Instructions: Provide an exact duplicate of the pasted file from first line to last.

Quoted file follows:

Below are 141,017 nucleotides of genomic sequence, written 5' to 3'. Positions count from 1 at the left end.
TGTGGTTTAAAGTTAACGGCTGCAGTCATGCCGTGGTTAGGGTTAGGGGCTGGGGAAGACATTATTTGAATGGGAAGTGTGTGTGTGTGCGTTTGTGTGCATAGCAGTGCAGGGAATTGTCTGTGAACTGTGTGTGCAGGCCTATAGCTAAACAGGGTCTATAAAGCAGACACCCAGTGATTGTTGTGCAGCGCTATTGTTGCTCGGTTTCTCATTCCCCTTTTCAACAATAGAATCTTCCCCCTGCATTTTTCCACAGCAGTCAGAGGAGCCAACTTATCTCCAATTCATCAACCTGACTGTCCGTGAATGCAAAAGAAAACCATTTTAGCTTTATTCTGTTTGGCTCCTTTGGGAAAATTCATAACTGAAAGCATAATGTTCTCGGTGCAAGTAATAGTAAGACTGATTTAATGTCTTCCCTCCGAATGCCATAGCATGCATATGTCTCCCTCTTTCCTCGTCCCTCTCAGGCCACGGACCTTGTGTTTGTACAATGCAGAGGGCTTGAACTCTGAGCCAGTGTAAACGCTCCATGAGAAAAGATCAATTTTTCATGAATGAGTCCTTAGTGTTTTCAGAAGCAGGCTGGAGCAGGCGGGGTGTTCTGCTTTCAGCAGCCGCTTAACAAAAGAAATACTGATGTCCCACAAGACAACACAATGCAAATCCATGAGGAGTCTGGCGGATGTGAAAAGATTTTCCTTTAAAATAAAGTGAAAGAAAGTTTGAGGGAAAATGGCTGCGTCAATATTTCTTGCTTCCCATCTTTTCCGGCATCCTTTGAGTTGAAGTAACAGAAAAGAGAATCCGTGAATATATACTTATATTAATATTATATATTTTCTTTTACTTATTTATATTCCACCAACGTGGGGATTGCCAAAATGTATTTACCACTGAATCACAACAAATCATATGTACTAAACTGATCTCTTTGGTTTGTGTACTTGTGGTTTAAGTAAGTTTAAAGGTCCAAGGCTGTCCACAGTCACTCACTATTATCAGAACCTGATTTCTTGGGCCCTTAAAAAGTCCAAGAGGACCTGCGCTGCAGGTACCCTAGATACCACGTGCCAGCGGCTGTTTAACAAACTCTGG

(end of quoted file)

Below are 141,017 nucleotides of genomic sequence, written 5' to 3'. Positions count from 1 at the left end.
TGTGGTTTAAAGTTAACGGCTGCAGTCATGCCGTGGTTAGGGTTAGGGGCTGGGGAAGACATTATTTGAATGGGAAGTGTGTGTGTGTGCGTTTGTGTGCATAGCAGTGCAGGGAATTGTCTGTGAACTGTGTGTGCAGGCCTATAGCTAAACAGGGTCTATAAAGCAGACACCCAGTGATTGTTGTGCAGCGCTATTGTTGCTCGGTTTCTCATTCCCCTTTTCAACAATAGAATCTTCCCCCTGCATTTTTCCACAGCAGTCAGAGGAGCCAACTTATCTCCAATTCATCAACCTGACTGTCCGTGAATGCAAAAGAAAACCATTTTAGCTTTATTCTGTTTGGCTCCTTTGGGAAAATTCATAACTGAAAGCATAATGTTCTCGGTGCAAGTAATAGTAAGACTGATTTAATGTCTTCCCTCCGAATGCCATAGCATGCATATGTCTCCCTCTTTCCTCGTCCCTCTCAGGCCACGGACCTTGTGTTTGTACAATGCAGAGGGCTTGAACTCTGAGCCAGTGTAAACGCTCCATGAGAAAAGATCAATTTTTCATGAATGAGTCCTTAGTGTTTTCAGAAGCAGGCTGGAGCAGGCGGGGTGTTCTGCTTTCAGCAGCCGCTTAACAAAAGAAATACTGATGTCCCACAAGACAACACAATGCAAATCCATGAGGAGTCTGGCGGATGTGAAAAGATTTTCCTTTAAAATAAAGTGAAAGAAAGTTTGAGGGAAAATGGCTGCGTCAATATTTCTTGCTTCCCATCTTTTCCGGCATCCTTTGAGTTGAAGTAACAGAAAAGAGAATCCGTGAATATATACTTATATTAATATTATATATTTTCTTTTACTTATTTATATTCCACCAACGTGGGGATTGCCAAAATGTATTTACCACTGAATCACAACAAATCATATGTACTAAACTGATCTCTTTGGTTTGTGTACTTGTGGTTTAAGTAAGTTTAAAGGTCCAAGGCTGTCCACAGTCACTCACTATTATCAGAACCTGATTTCTTGGGCCCTTAAAAAGTCCAAGAGGACCTGCGCTGCAGGTACCCTAGATACCACGTGCCAGCGGCTGTTTAACAAACTCTGG